The Internet Corporation for Assigned Names and Numbers (ICANN) recently announced that it received nearly 2,000 applications for new generic Top-Level Domain (gTLD) names. The most popular was “.app,” which was requested by thirteen applicants including Google and Amazon.
While entities have traditionally been limited to an Internet extension such as .com, .net or .org, ICANN is now allowing businesses, organizations, and governments to operate a gTLD of their own choosing. The new gTLD application window began in January and closed on May 30, 2012.
ICANN data reveals that the most applications (911) came from the United States, while 675 came from Europe, 303 from the Asia Pacific, and 24 from Latin America. ICANN has also released a list of which organizations have applied for which specific domain names. Several notable companies like American Express, BMW, and Apple applied for gTLDs, likely to protect their well-known brands from any confusion. However, other companies like Facebook and Twitter did not apply for domain names with their trademarks, suggesting that the tech companies either aren’t buying into the new domain name boom or have elected to take a defensive approach.
The next step is a lengthy evaluation process. The applications will now be subject to a public comment and objection period, and a rigorous, objective and independent evaluation system, according to ICANN.
“A 60-day comment period begins today, allowing anyone in the world to submit comments on any application, and the evaluation panels will consider them,” said ICANN representative Kurt Pritz. “If anyone objects to an application and believes they have the grounds to do so, they can file a formal objection to the application. And they will have seven months to do that.”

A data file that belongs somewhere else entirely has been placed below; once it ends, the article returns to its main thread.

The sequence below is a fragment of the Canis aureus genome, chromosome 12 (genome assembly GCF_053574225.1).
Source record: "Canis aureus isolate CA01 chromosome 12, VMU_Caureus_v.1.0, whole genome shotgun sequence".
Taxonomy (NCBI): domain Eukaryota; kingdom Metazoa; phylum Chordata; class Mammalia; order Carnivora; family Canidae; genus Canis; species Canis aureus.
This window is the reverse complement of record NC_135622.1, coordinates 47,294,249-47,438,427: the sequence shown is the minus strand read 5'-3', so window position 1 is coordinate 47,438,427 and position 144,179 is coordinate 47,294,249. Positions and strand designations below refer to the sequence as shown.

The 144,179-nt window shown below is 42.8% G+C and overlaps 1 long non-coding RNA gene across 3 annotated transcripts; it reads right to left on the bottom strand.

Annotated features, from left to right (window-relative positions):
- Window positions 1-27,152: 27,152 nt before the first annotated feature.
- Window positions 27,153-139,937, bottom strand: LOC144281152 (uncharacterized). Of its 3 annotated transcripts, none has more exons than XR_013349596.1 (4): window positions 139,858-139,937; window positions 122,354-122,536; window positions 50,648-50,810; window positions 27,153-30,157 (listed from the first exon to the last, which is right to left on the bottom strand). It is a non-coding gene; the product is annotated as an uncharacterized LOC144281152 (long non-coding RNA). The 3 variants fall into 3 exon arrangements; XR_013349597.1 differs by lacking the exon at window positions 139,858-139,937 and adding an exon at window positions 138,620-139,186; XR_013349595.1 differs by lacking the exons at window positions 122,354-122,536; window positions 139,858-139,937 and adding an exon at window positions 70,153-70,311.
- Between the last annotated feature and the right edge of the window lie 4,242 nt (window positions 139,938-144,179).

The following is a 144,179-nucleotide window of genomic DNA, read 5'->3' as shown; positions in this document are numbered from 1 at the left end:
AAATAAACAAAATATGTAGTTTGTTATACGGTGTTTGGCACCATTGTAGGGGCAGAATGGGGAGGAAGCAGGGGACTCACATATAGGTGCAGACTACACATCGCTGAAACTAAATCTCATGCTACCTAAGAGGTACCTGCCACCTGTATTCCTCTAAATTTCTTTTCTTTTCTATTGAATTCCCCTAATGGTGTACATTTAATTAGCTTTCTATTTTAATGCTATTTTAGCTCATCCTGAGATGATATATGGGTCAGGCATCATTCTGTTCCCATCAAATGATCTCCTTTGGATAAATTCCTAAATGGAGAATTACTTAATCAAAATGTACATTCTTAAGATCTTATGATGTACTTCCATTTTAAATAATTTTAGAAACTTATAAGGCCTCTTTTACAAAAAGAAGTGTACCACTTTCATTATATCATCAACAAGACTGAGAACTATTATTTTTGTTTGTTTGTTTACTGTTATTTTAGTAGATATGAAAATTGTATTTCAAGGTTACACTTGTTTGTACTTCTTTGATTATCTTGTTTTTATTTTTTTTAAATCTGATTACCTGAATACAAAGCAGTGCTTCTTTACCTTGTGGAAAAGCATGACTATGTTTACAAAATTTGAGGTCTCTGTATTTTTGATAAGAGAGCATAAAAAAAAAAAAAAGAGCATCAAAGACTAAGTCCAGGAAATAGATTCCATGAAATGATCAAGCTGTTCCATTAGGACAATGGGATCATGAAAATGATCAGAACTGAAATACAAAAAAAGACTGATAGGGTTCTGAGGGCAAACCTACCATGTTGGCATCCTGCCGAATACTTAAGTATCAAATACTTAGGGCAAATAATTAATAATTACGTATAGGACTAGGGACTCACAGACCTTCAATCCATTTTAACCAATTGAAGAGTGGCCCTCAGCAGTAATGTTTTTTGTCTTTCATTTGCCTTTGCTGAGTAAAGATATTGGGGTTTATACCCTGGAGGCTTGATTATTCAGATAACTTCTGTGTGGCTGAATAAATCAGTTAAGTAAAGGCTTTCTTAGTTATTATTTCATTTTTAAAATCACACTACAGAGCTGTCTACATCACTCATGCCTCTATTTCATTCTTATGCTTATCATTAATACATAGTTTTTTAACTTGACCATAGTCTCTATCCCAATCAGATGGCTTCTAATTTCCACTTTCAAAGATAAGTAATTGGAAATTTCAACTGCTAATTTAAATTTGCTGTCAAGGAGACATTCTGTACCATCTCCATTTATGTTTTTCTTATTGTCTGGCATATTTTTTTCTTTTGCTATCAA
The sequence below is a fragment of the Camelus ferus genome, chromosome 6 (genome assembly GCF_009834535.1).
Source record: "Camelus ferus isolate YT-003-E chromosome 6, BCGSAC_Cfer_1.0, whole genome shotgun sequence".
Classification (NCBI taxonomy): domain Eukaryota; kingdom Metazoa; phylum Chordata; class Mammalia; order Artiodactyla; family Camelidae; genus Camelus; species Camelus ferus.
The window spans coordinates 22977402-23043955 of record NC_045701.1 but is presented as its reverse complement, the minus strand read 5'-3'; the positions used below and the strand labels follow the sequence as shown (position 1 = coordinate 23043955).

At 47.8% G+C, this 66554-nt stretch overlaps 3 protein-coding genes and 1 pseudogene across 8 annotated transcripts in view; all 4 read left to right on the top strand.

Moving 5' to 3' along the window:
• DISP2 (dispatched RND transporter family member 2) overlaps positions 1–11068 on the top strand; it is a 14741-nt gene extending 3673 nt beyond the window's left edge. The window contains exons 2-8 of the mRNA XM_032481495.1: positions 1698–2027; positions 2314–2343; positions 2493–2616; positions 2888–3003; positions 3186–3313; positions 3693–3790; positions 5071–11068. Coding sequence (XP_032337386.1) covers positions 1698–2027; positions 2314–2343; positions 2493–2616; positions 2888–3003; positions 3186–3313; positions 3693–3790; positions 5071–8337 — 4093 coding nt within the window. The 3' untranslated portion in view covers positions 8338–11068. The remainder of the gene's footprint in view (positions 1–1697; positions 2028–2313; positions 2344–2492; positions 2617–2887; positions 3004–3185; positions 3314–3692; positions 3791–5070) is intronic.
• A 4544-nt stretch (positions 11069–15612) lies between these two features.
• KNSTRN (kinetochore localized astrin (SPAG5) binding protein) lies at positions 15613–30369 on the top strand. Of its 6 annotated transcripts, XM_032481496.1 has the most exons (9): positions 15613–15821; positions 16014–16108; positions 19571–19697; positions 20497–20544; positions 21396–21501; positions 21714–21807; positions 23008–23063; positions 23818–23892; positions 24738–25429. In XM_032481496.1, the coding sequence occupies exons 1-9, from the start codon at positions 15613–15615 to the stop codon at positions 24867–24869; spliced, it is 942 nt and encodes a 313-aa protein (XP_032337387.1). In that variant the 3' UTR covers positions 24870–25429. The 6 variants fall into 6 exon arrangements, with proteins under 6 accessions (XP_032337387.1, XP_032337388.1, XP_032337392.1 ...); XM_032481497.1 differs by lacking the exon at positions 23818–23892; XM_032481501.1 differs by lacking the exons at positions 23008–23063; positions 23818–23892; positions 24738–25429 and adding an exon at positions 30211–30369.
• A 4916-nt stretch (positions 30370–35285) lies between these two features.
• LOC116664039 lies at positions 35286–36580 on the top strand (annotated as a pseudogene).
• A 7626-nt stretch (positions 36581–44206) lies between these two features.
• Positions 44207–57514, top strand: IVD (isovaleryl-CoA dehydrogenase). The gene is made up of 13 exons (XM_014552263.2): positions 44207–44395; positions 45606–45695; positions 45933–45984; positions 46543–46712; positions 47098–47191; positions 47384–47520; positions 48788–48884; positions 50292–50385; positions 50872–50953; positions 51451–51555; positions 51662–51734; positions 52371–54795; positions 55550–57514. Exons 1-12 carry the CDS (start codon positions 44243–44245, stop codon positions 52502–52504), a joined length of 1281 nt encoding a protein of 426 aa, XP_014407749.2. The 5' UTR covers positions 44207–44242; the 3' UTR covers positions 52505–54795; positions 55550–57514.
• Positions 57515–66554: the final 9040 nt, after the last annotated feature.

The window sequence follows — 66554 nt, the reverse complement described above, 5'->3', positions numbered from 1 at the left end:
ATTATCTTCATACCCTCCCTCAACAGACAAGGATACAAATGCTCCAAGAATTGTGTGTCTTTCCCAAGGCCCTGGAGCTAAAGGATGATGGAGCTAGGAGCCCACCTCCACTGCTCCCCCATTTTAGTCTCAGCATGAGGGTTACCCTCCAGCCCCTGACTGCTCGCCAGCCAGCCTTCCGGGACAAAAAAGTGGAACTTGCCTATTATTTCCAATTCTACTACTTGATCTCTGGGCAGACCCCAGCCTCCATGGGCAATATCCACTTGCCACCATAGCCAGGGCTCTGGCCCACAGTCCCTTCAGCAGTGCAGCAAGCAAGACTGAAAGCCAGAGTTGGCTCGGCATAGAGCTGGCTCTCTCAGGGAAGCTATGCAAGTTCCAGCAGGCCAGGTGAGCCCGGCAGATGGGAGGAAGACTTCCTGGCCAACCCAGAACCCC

Successful applicants for the new gTLD names will be active starting next year, according to ICANN.
What Do the New gTLDs Mean for Businesses?
While the new domain names offer additional opportunities for businesses to market their brands, they also come with risks, notably trademark abuse and cybersquatting. Therefore, companies should develop a strategy for addressing the new domain names.
Now that the application data has been released, the first step should be to review the list of applications to see if another entity has filed an application for a gTLD that represents your brand or trademark. In many cases, it is possible to file a formal objection with ICANN.